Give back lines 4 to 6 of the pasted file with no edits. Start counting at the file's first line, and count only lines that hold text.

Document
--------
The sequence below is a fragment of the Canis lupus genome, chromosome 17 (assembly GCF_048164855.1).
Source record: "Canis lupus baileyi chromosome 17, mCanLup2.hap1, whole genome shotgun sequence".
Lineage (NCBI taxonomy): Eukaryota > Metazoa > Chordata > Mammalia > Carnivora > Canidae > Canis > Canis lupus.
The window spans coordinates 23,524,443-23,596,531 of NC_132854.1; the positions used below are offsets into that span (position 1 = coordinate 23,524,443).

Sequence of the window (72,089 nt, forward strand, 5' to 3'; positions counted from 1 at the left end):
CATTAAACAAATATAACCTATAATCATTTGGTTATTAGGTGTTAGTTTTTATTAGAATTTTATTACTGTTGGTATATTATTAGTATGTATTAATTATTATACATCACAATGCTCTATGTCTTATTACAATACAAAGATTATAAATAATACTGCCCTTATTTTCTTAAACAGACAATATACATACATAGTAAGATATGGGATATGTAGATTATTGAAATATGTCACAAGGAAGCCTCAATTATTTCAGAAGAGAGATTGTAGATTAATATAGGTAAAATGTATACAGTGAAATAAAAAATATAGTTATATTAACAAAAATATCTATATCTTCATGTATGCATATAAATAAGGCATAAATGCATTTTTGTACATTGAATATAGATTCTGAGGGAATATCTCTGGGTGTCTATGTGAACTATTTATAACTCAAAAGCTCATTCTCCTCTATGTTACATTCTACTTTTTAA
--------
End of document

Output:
The window spans coordinates 23,524,443-23,596,531 of NC_132854.1; the positions used below are offsets into that span (position 1 = coordinate 23,524,443).

Sequence of the window (72,089 nt, forward strand, 5' to 3'; positions counted from 1 at the left end):
CATTAAACAAATATAACCTATAATCATTTGGTTATTAGGTGTTAGTTTTTATTAGAATTTTATTACTGTTGGTATATTATTAGTATGTATTAATTATTATACATCACAATGCTCTATGTCTTATTACAATACAAAGATTATAAATAATACTGCCCTTATTTTCTTAAACAGACAATATACATACATAGTAAGATATGGGATATGTAGATTATTGAAATATGTCACAAGGAAGCCTCAATTATTTCAGAAGAGAGATTGTAGATTAATATAGGTAAAATGTATACAGTGAAATAAAAAATATAGTTATATTAACAAAAATATCTATATCTTCATGTATGCATATAAATAAGGCATAAATGCATTTTTGTACATTGAATATAGATTCTGAGGGAATATCTCTGGGTGTCTATGTGAACTATTTATAACTCAAAAGCTCATTCTCCTCTATGTTACATTCTACTTTTTAA